ROSEHIPS: How to Harvest, Prepare and Make Rosehip Infused Oil
As summer comes to an end and autumn begins, the cooler weather brings many changes to the flora around us. This is especially true if you live in the mountains of Canada.
As the days get shorter, the trees begin to transform colour and the flowers previously in full bloom start to wilt.
As some of the plants begin to die off for the season ahead, one magical plant produces a nourishing fruit that we can’t get enough of.
That’s right, we’re talking about rosehips.
Native rose bushes grow wild here in Canada, and after the petals from the flower have fallen the plant begins going dormant for the season.
To prepare for the cold, they produce an orangey-red coloured “hip” to protect the seeds.
These little red rubies are rich in vitamins, antioxidants, and essential fatty acids - basically, they are a wealth of nutrition.
In fact, rosehips have been used for centuries in skincare. Even as far back as the days of Hippocrates.
This is due to the fact that rosehips have many benefits for the skin. Let’s take a look at what some of those may be:
Rosehips are incredibly high in vitamin c. Vitamin C has antioxidant properties and may help reduce ultraviolet light damage caused by free radicals. Vitamin C also supports collagen production, which helps reduce fine lines.
Vitamin A, quite like Vitamin C, works to reduce the appearance of fine lines and wrinkles by stimulating collagen production. It can also help protect your skin from environmental factors like pollution and UV radiation, which can also affect skin health and appearance.
Rosehips also contain essential fatty acids such as:
- oleic acid
- palmitic acid
- linoleic acid
- gamma-linolenic acid
The rosehips we use in our skincare products are harvested locally and by hand.
How To: Harvesting Rosehips and Making Rosehip Oil
You've likely seen rosehip oil in our skincare products, but what exactly goes on behind-the-scenes to make this incredible ingredient?
PART 1: Harvesting Wild Rosehips
First, we gather the rosehips. Take a walk into the wilderness. Look for ripe, plump, firm rosehips that are bright orange or red in colour. We suggest wearing gloves to protect your hands from thorns and when plucking the rose hips from the plant. Collect your harvest in a bucket.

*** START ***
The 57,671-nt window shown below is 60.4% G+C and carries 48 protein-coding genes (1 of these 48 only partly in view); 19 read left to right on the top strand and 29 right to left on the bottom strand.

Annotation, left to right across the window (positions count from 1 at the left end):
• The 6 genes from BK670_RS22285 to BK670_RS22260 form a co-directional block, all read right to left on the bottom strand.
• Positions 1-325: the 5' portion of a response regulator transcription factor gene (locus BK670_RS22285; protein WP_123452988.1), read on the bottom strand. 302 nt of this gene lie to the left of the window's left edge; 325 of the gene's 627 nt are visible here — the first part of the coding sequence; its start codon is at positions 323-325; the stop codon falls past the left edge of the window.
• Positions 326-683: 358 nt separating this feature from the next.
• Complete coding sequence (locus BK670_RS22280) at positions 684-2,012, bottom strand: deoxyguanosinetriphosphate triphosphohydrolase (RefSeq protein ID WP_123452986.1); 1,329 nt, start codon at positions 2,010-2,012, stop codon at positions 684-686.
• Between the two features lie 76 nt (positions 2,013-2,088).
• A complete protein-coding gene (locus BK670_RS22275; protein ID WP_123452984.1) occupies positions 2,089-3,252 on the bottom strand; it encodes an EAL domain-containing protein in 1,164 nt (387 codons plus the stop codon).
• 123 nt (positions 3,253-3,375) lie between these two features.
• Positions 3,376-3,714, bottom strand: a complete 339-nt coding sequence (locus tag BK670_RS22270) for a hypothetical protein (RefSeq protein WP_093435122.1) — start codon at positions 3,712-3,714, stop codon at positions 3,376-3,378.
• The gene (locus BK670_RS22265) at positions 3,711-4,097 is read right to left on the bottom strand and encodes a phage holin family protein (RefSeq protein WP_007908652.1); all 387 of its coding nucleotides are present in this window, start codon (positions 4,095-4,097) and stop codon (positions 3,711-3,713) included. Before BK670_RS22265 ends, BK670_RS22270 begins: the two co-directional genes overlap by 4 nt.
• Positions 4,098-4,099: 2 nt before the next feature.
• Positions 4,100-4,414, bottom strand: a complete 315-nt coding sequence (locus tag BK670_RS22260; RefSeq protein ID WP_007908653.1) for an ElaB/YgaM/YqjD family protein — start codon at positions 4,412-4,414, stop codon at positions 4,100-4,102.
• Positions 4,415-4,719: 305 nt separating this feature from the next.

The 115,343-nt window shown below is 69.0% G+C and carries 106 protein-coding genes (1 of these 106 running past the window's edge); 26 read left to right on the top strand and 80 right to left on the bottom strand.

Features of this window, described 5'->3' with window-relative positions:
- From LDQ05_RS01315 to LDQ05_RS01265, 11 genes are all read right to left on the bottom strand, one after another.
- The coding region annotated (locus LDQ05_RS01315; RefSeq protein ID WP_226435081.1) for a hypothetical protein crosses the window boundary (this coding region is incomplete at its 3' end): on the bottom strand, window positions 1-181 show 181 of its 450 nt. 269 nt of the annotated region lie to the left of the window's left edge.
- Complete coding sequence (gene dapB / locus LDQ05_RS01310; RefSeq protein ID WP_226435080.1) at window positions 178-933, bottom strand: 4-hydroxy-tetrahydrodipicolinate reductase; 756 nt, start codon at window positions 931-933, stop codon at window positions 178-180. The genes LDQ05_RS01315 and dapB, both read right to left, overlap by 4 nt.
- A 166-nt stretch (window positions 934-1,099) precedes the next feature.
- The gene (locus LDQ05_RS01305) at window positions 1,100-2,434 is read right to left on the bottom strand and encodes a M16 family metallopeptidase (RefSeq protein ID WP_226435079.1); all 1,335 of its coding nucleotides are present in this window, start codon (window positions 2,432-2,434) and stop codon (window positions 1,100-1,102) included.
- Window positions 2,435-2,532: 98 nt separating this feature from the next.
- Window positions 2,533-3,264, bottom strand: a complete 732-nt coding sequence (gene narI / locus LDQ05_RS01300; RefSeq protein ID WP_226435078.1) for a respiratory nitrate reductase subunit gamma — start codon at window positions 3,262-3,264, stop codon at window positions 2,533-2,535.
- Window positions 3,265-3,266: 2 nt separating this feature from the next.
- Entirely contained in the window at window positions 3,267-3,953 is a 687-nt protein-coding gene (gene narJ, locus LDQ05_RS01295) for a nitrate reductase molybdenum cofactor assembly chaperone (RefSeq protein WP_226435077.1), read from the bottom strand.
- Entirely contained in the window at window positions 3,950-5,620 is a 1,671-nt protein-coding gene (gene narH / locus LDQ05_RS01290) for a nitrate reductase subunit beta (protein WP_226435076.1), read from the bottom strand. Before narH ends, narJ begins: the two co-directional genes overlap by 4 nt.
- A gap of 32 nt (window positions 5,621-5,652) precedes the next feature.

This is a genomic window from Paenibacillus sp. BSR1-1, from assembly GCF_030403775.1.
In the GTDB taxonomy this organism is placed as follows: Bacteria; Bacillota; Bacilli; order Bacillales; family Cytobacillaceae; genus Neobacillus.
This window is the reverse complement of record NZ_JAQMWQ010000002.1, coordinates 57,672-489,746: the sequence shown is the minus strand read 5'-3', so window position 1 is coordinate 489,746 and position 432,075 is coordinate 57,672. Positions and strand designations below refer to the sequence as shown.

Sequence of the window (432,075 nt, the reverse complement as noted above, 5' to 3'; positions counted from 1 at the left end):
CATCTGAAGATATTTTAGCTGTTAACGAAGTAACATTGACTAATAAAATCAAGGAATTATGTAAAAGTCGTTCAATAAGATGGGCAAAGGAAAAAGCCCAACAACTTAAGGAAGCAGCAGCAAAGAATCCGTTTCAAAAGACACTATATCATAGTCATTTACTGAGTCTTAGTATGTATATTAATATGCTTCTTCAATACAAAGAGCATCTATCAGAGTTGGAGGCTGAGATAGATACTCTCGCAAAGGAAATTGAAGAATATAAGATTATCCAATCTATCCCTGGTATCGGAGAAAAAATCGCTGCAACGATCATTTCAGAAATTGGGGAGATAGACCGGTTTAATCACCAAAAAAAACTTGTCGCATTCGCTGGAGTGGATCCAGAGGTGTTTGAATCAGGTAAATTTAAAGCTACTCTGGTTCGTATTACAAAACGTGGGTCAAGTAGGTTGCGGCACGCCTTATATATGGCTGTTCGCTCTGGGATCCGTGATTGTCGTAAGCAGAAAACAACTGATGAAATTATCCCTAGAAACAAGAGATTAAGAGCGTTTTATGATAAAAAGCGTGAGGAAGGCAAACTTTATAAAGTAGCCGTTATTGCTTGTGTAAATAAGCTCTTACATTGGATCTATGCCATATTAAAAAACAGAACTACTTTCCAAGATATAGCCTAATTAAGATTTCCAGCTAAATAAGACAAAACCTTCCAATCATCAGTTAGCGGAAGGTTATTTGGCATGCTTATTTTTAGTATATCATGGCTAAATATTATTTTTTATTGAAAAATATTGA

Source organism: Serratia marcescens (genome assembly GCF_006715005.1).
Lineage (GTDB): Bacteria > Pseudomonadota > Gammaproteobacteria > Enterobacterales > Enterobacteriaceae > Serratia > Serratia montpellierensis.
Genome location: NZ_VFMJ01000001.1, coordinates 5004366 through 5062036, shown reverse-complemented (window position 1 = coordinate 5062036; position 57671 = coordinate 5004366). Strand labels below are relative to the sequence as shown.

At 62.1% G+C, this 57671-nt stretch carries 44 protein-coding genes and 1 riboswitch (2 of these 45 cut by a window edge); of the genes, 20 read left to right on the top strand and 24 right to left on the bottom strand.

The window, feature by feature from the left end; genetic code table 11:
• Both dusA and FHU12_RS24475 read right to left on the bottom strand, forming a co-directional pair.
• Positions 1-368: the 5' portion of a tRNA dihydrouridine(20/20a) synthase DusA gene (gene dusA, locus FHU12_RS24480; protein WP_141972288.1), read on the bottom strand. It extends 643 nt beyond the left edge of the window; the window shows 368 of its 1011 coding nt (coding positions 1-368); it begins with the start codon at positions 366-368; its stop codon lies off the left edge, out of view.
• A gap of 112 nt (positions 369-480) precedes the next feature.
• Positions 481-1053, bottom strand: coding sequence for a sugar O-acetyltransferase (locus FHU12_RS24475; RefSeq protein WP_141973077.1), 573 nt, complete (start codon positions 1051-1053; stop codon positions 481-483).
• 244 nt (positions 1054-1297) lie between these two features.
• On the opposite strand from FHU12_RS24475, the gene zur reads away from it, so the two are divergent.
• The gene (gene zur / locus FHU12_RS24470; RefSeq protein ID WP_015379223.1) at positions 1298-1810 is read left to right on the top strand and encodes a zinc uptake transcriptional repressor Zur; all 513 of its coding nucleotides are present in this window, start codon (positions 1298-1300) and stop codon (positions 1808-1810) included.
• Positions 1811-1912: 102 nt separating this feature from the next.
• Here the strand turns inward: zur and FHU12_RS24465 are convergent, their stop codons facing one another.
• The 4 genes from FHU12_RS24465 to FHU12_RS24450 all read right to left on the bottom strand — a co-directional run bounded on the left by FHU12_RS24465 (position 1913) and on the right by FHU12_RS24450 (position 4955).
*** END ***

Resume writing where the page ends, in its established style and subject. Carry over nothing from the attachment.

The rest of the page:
PART 2: Preparing the Rosehips
Wash the rosehips to remove dirt and environmental pollutions. Next trim the tops and bottoms of the fruit and cut in half, removing the tiny hairs. You will need a sharp pair of scissors, and may wish to wear gloves, as this can get sticky when handling the fresh fruits. Next rinse again to remove any more dirt and debris from the fruit. Then allow the rosehips to completely dry out. It is important there is no water left in the fruits as this can cause your oil to go rancid. You can lay your rosehips on parchment paper or an old mesh window screen and sit in a sunny location to dry out (this may take several days). Or to speed up the process, place on a baking sheet and put in a low heat oven for several hours.
PART 3: Making Rosehip Infused Oil
Combine 1 part rosehips with 2 parts carrier oil. We like to use apricot oil, sunflower oil or sweet almond oil. There are two methods for this, depending on when you would like your oil to be ready for use.
Method 1: Heat infusion
Combine your rosehips and oil in a heatproof container. Using a double boiler or slow cooker, allow to simmer on a low heat for 6-8 hours, or longer.
If you would like your oil to be ready to use right away, use this method.
Method 2: Cold Infusion
Combine your rosehips and oils into a glass contain with an air tight lid. Store in a cool and dark location for 6 months for infusion.
Strain the oil and discard the solids. It’s best to line the strainer with cheesecloth and carefully pour the oil through it. This separates the oil from the rosehip solids which can now be thrown away.
You now have rosehip infused oil.
We suggest storing this freshly made oil in a dark glass jar as rosehip oil is sensitive to light. It should keep for about 6-8 months. Add vitamin E at 0.5% to your oil to extend its shelf life.
You can use your rosehip oil as a nourishing, hydrating body oil, add some to your bath, or use in preparation of various other facial, body and bath products.
Rosehips are an amazing component to add to your skincare routine. This is why you can find rosehips listed in many of our products which you can find here.
We hope you enjoyed this behind-the-scenes look at one of our favourite ingredients around!Share your DIY rosehip products, purchases and self care routines with us on Instagram at @emeraldearthorganicspa #myemeraldearth
Shop Emerald Earth Products featuring Wild Harvest Rosehips